Repotrectinib, an Investigational TKI, Elicits Responses in Patients with Advanced NSCLC and ROS1 Alterations
Chicago, IL—Expanded data from an early phase 1/2 clinical trial showed that treatment with repotrectinib, an investigational tyrosine kinase inhibitor (TKI) with potent selectivity against tumors with ROS1 rearrangement, induced a response in 9 of 11 patients with TKI-naïve, advanced non–small-cell lung cancer (NSCLC) and ROS1 fusion.
In the TRIDENT-1 study, patients with TKI-refractory NSCLC had similar positive outcomes when they received repotrectinib, reported Byoung Chul Cho, MD, PhD, Yonsei Cancer Center, Severance Hospital, Yonsei University College of Medicine, Seoul, Korea, at ASCO 2019.
Repotrectinib a Best-in-Class Drug?
TRIDENT-1 supports repotrectinib “as a potential best-in-class ROS1 agent in advanced NSCLC,” said Dr Cho. “Across 7 dose cohorts, we confirmed an objective response rate [ORR] of 82% in TKI-naïve and 39% in TKI-pretreated patients. Notably, we observed an ORR of 57% in crizotinib-pretreated patients, at 160 mg daily and above. Central nervous system activity was observed both in TKI-naïve and TKI-pretreated patients.”
The full cohort of patients included 83 patients with ROS1– and TRK/ALK-positive solid tumors who were enrolled across 9 dose-escalation cohorts (from 40 mg daily to 200 mg twice daily). Overall, 85% of patients had received chemotherapy and 67% had received ROS1 TKIs, with 12 patients having received crizotinib. More than 50% of the patients had central nervous system metastases at baseline.
The preliminary efficacy analysis was conducted in 33 patients with ROS1-positive NSCLC. With a median follow-up of 16.4 months, the median duration of response was not yet reached, and 5 of the 9 remaining patients were still responding at 10.9 months to more than 17.7 months.
“The intracranial response rate was 100%, and the clinical benefit rate was 100%,” Dr Cho noted. “This is exciting, because this is the most promising data presented so far on a ROS1 TKI in a TKI-naïve population.”
Among the 22 patients with TKI-refractory NSCLC, 3 of 4 patients who received ≥1 previous TKIs had tumor regression from baseline. A total of 7 patients who received ≥1 previous TKIs had “dramatic” tumor regression from baseline, said Dr Cho.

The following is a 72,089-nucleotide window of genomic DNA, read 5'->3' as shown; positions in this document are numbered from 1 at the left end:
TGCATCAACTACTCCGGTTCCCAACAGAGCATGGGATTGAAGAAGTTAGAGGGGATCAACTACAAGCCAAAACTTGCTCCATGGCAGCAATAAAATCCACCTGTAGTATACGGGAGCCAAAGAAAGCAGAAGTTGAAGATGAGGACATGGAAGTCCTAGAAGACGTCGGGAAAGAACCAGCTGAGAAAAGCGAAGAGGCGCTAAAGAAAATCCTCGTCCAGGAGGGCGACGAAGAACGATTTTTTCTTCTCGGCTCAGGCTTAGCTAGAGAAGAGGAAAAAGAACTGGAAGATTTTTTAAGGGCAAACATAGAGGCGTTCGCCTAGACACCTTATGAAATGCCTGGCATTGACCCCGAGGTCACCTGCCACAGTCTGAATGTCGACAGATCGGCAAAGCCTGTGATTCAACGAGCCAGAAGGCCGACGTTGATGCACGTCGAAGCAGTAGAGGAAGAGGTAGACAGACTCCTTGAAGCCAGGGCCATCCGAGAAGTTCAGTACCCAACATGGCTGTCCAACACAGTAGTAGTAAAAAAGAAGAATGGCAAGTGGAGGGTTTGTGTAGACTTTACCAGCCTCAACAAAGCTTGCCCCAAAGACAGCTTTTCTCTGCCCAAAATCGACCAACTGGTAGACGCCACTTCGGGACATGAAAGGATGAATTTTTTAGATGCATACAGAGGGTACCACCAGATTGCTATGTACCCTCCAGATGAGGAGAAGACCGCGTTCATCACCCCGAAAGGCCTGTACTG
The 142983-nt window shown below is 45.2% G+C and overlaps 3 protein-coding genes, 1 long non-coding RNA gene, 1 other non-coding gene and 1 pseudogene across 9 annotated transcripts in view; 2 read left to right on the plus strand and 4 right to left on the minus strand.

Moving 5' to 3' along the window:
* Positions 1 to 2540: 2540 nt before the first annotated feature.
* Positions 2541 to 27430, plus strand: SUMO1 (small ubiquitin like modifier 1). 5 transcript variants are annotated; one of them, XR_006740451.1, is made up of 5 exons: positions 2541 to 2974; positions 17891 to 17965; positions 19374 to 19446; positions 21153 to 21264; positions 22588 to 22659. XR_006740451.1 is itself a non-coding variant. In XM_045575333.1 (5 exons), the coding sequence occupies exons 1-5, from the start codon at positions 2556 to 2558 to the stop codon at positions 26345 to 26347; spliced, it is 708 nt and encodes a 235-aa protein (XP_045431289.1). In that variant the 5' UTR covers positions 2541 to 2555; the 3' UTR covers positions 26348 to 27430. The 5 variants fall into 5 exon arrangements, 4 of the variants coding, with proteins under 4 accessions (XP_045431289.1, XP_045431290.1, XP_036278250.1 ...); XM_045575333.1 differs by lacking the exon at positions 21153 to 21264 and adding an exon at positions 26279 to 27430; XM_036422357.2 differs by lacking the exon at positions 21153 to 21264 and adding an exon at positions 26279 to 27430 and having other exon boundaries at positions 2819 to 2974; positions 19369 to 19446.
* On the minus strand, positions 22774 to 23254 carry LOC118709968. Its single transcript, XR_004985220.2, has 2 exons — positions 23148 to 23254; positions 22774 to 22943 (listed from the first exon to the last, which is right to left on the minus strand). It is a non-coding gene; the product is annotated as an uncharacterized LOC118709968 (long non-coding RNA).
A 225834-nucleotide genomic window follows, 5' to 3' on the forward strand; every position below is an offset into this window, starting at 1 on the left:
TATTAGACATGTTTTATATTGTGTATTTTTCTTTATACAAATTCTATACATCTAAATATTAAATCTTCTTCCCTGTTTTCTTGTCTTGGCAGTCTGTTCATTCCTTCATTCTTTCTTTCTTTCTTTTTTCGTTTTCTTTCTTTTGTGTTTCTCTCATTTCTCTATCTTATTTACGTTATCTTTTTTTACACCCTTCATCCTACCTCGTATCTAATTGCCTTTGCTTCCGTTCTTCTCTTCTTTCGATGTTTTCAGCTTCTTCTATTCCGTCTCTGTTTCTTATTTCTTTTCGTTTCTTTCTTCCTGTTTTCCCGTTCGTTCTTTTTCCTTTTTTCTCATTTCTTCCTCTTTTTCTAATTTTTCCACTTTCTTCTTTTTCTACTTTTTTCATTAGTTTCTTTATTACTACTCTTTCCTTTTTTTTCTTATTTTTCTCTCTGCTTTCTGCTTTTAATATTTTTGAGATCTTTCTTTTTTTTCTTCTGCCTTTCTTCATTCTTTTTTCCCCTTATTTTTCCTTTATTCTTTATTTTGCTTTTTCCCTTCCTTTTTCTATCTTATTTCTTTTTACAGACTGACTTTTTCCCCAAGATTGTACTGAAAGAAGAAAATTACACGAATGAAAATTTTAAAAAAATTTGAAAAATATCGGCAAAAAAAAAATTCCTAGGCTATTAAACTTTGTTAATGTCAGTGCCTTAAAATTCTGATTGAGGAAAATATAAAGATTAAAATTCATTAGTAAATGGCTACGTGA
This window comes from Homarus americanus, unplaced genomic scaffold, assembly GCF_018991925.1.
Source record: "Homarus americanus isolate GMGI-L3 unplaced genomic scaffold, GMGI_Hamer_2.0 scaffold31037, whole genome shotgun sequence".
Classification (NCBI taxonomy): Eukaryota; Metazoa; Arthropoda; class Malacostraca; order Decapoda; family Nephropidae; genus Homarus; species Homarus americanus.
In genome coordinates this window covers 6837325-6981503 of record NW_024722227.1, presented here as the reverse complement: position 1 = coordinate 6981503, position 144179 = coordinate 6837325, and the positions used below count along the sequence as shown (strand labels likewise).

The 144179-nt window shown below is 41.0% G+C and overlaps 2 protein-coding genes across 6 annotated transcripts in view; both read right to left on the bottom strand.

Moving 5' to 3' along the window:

Among 18 patients who received pretreatment with 1 TKI, the confirmed ORR was 39% and the ORR for doses ≥160 mg daily was 55%. The ORR after crizotinib as the only previous TKI therapy was 57%.
“This is important, because there is no available therapy option after crizotinib progression in this disease,” Dr Cho pointed out. The intracranial response rate was 75%, and the clinical benefit rate was 78%. Five patients who received previous crizotinib therapy also had a G2032R mutation, and all 5 patients had tumor regression with repotrectinib.
“The time to response was rapid, usually within 2 months following repotrectinib treatment,” Dr Cho said. At data cutoff, 15 (45%) of the 33 patients continued to receive treatment, with 12 (80%) of the 15 patients continuing treatment for >12 months. The longest duration of treatment exceeded 20 months for both cohorts, “suggesting excellent tolerability,” he noted.
All 83 patients with solid tumors in the study were assessed for safety. Most adverse events were grade 1 or 2 and were manageable. The most common treatment-emergent adverse events were dizziness (57%), dysgeusia (51%), dyspnea (30%), fatigue (30%), constipation (29%), paresthesia (29%), and anemia (28%). Grade 3 treatment-related adverse events included anemia (N = 3), dizziness (N = 2), and dyspnea, hypophosphatemia, hypoxia, pleural effusion, and weight increase (all, N = 1). There were 4 dose-limiting toxicities (grade 3 dyspnea or hypoxia and grade 2 or 3 dizziness), and 12 treatment-related adverse events required dose modifications. The maximum tolerated dose is still unknown.
“Dizziness is an on-target adverse event associated with TRK inhibition, and is manageable,” Dr Cho said.